There are 38 million European workers who, in recent months, find themselves in the position of not being able to afford a period of summer vacation for themselves and their families. The surge in holiday costs concerns, with varying degrees of intensity, the entire European Union and cuts out approximately 19.5% of the reference audience. The figure emerges from an analysis by the European Trade Union Confederation (CES) on numbers provided by Eurostat.
Unprecedented price increases
In the EU, the cost of holiday packages at home or abroad - which have always been designed to offer travelers advantageous prices - increased by 12.4% between January and May, after +11.5% already recorded last year. This is the highest increase since 1996, the year in which the first surveys of this type were launched. Today, the analysis explains, The average cost of a tourist package of four nights or more of 2,967 euros, an increase of more than 600 euros since 2018. A price that, in 14 out of 27 states, exceeds the value of an entire month's pay for those earning the minimum wage.
The largest number (proportionally) of workers excluded from holidays is concentrated in countries where the minimum wage established by law is below the threshold of 5 euros per hour. Romania is in the dark (43% are excluded from holidays), followed by Greece (37%), Hungary (34%) and Croatia (31%). Italy is positioned on a par with the latter, where the minimum wage – at the center of the current dispute between the government majority and the opposition – lacks a specific law that sets its parameters, but where the average hourly wage is still higher than that of the countries mentioned.
The wage question
The cost of accommodation is growing, from hotels to B&Bs, but also that of travel, with the Italian Guarantor for price surveillance which has been monitoring the increases in air travel for days. So it happens that in our country about one worker out of 3 has to give up the summer holiday period. And for those who are forced to stay at home, recreational and cultural activities, including visits to the cinema or museums, also cost 6.5% compared to last year. There is a wage question - comments the Uil secretary, Pierpaolo Bombardieri - in many sectors, starting right from that of tourism, where considerable profits are being recorded, while the renewals of many collective agreements remain at a standstill.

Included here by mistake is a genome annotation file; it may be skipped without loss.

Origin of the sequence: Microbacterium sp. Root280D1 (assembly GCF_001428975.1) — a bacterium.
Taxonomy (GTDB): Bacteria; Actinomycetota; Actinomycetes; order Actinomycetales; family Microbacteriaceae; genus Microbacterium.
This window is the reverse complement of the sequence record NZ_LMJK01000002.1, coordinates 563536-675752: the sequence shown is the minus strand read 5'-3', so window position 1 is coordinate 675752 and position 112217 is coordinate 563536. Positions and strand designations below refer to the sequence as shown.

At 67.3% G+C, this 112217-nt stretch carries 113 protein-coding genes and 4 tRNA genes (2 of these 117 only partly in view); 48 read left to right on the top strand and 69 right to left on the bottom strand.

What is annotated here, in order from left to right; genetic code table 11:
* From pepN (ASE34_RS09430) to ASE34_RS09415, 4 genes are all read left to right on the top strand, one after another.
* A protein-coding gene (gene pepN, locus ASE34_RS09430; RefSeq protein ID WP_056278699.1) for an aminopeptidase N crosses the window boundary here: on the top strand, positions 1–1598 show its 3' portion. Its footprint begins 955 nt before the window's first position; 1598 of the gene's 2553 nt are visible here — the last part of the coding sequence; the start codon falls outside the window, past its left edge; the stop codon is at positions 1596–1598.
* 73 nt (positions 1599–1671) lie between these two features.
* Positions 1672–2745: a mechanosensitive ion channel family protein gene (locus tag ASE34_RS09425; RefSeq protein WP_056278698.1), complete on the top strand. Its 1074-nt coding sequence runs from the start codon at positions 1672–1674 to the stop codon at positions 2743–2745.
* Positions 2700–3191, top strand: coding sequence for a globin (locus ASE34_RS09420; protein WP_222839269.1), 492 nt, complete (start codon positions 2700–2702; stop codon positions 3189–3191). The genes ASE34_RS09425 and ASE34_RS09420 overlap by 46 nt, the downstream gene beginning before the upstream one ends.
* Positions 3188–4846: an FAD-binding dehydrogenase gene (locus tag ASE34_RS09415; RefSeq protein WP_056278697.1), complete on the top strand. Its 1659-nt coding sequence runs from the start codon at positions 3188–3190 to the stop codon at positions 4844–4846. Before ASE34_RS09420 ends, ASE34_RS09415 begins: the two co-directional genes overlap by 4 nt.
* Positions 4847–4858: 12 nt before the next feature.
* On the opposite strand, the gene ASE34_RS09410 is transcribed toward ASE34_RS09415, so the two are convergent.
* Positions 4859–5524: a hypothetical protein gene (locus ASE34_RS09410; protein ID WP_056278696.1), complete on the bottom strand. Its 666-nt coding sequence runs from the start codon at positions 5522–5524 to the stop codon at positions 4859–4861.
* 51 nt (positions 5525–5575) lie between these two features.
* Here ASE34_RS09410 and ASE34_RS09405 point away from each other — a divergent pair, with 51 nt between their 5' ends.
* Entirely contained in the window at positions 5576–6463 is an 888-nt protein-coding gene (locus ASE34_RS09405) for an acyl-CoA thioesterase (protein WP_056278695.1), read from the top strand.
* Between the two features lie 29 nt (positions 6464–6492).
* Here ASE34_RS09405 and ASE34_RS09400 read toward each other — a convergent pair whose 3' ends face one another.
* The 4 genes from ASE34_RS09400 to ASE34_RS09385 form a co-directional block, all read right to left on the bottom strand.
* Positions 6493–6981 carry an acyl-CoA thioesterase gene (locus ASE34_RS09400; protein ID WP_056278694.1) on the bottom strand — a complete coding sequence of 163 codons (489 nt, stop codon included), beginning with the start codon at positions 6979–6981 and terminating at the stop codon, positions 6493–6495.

The impact on low-income families
And on the subject of wages, it is worth recalling the picture provided a few days ago by the OECD's Employment Outlook. The report highlighted how the countries of the area experienced a drop in real wages of 2.2% in 2022, with Italy bringing up the rear, where the contraction compared to the period preceding the pandemic reached 7.5%. The loss of purchasing power, reports the OECD itself, ends up having the greatest impact on low-income familiesoften unable to get into debt or draw on savings to cope with price increases.
The cost-of-living crisis means many workers will struggle to adequately feed their children during the summer holidays, let alone think about a vacation or days away from home, he says the general secretary of the CES, Esther Lynch. People who have, yes, a job, but wages that are inadequate or even poor - says Bombardieri, underlining how the percentage of Italians who give up their summer holidays is double that recorded in France and Germany. If we also consider those who have lost their jobs or are in a condition of precariousness, this percentage is bound to increase.